The company installed the two PWM signs by using a six-foot ladder and anchoring them to the wall using two #10-24 X 3-inch toggle bolts per sign.
The glass-mounted signs were installed on top of a piece of matte-white, pressure-sensitive vinyl that APCO Signs cut to match the overall size of the sign it was being used with.
“Instead of placing the vinyl on the room side of the glass, we decided to install the vinyl to the corridor side of the glass and [place] the sign on top on it,” says Mettler. “We feel that the 3M tape adheres better to the vinyl than it does to glass.”
Kiper says that bringing different companies with different fabrication techniques onboard to work on single projects such as this comes down to pinpointing what the firms specialize in and what is appropriate for the client’s budget. “Very rarely do we sit down and just say, ‘Everything is going to be built by ‘X!’” he says. “We treat it like how a building is built. There are a lot of trades that go into its construction, and that’s very similar to the sign fabrication process.”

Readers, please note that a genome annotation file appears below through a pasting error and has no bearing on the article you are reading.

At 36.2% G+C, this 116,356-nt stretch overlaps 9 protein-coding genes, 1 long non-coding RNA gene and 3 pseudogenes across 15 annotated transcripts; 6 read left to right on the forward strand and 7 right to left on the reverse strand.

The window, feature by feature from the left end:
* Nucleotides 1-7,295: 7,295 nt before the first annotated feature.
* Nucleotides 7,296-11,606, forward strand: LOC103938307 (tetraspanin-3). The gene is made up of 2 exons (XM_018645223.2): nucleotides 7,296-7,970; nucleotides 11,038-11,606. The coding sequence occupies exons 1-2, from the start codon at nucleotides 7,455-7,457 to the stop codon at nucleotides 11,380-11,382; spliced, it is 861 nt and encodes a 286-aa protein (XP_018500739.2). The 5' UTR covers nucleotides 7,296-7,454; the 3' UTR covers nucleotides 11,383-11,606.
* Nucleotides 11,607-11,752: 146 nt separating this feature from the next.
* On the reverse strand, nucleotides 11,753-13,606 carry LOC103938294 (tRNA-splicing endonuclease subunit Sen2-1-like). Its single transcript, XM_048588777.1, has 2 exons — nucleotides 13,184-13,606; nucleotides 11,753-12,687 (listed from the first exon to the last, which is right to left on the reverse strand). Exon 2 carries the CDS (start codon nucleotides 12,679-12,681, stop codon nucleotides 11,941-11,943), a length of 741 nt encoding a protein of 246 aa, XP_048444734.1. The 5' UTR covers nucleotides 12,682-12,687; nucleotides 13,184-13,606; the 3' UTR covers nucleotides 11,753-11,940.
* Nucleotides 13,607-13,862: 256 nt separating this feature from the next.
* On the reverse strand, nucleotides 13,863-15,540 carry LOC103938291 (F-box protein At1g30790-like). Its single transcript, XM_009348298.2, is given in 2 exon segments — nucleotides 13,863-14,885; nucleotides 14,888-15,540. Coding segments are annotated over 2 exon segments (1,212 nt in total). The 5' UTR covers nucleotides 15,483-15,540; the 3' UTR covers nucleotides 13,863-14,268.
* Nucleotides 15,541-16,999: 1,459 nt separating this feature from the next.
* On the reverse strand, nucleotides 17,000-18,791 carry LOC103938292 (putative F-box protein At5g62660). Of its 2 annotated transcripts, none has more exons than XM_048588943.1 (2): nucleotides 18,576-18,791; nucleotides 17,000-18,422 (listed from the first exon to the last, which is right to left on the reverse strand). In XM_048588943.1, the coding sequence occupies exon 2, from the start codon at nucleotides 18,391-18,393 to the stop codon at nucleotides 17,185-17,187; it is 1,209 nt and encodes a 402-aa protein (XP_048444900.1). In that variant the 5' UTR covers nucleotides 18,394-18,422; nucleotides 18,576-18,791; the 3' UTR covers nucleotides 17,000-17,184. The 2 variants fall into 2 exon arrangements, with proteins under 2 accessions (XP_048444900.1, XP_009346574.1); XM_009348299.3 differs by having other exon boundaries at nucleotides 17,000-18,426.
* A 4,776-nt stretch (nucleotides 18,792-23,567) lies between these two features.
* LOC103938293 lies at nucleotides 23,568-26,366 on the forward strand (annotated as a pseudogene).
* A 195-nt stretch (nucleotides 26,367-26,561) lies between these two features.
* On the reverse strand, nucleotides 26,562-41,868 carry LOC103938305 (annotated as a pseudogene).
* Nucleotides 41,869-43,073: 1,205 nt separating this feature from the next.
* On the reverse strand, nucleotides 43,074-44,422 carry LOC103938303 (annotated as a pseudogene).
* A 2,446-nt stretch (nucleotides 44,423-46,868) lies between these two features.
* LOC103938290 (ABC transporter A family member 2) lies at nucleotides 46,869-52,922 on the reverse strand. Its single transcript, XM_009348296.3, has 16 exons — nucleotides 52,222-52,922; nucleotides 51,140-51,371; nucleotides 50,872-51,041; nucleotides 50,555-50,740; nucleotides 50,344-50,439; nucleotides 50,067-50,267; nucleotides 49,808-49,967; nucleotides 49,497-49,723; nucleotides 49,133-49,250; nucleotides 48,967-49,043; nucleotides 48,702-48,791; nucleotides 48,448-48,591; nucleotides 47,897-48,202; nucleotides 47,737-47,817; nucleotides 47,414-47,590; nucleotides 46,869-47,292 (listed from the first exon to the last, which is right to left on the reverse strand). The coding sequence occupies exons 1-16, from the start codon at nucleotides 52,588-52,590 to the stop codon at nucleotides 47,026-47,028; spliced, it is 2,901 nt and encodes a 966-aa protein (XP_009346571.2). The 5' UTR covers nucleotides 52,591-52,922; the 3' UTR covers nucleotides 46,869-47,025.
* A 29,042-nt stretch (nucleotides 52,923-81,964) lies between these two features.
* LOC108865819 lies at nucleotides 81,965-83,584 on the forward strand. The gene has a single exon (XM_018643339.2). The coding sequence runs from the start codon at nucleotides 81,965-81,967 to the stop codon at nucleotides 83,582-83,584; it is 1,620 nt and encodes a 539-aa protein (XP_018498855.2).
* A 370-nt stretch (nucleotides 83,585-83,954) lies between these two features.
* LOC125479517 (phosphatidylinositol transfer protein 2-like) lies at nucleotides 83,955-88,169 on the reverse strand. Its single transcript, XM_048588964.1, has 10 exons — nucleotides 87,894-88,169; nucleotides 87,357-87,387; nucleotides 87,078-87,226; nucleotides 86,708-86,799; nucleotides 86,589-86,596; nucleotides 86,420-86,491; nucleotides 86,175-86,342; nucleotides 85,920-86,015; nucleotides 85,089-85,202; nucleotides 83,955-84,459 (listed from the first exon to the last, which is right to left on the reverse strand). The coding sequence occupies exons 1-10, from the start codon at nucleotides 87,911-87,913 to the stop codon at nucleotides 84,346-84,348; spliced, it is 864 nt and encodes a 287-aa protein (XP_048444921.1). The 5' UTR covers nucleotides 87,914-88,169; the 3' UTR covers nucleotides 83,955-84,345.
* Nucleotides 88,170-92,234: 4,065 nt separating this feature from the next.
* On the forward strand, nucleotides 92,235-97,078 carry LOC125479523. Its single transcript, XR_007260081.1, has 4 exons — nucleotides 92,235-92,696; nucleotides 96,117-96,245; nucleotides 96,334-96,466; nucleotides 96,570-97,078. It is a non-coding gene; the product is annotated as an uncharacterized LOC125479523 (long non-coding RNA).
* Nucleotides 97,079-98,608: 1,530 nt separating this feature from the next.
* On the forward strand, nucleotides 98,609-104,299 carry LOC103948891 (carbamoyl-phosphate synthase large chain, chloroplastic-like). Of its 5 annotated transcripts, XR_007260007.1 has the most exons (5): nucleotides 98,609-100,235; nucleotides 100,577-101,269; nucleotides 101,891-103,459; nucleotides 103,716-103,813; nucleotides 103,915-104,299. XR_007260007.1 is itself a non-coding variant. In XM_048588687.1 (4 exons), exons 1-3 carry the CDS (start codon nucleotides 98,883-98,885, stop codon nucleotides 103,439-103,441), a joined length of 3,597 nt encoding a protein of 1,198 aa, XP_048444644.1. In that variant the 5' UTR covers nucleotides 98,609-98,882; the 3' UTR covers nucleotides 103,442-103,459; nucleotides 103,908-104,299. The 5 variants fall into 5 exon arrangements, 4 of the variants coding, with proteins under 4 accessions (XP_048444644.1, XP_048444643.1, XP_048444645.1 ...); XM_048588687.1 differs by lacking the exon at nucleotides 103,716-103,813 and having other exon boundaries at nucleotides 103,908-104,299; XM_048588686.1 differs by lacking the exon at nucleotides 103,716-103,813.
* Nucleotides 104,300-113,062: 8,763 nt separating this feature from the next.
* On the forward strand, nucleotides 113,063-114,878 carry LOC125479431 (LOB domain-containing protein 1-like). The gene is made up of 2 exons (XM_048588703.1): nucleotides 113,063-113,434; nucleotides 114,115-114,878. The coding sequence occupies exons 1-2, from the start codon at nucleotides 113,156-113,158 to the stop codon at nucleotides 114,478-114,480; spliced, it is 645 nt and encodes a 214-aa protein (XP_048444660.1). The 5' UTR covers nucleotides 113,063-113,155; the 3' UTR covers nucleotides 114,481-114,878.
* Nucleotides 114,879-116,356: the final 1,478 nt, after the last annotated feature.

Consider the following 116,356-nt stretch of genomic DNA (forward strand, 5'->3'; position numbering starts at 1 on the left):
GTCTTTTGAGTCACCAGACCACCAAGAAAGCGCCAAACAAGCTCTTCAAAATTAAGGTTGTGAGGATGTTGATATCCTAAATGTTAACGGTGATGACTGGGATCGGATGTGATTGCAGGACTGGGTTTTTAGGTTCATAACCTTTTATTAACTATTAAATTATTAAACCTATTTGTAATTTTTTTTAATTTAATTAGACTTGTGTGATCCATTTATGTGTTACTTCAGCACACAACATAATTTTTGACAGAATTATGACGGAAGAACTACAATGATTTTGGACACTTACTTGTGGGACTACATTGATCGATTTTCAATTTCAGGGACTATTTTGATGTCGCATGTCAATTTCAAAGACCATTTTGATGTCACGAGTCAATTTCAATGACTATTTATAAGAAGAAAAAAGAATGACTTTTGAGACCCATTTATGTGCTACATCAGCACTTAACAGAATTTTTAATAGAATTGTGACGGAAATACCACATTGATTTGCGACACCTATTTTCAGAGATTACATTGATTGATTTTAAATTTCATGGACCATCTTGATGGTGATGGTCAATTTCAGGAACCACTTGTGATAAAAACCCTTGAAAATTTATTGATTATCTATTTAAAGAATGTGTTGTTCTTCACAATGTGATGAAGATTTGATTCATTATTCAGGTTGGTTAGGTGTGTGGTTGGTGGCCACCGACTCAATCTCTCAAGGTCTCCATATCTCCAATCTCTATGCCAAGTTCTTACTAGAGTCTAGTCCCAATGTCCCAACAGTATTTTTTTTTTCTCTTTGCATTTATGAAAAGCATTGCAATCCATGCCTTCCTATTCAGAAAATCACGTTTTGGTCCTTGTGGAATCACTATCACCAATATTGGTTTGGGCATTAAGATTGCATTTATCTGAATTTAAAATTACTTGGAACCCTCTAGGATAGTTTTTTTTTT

In the early stages, Cardosi Kiper breaks projects like this down into phases.
The first phase is programming, which involves fact-finding and laying out the ground rules. Then they go through two pretty solid design phases—schematic design and design development. “In schematic, we’re coming up with initial design options. Then, in design development, we’re refining the selected option and playing that out in the full complete system,” says Kiper.
Next they draw up construction documents where they detail and dimension every single nut and bolt on the sign and send that out to bid. Once awarded, they meet with the fabricator, review shop drawings and material samples, and then oversee installation.
Cardosi Kiper worked early on with the municipality to obtain approvals where the signs were sited, as well as a community development right along one of the side streets that had their own sign policies. He finds it beneficial to get this taken care of early in the design process. “We find that if you sit down with municipalities and review with them what we’re thinking about before sending over the drawings, often times they’re going to be more receptive to providing a variance or permit,” says Kiper. “That’s always helped us.”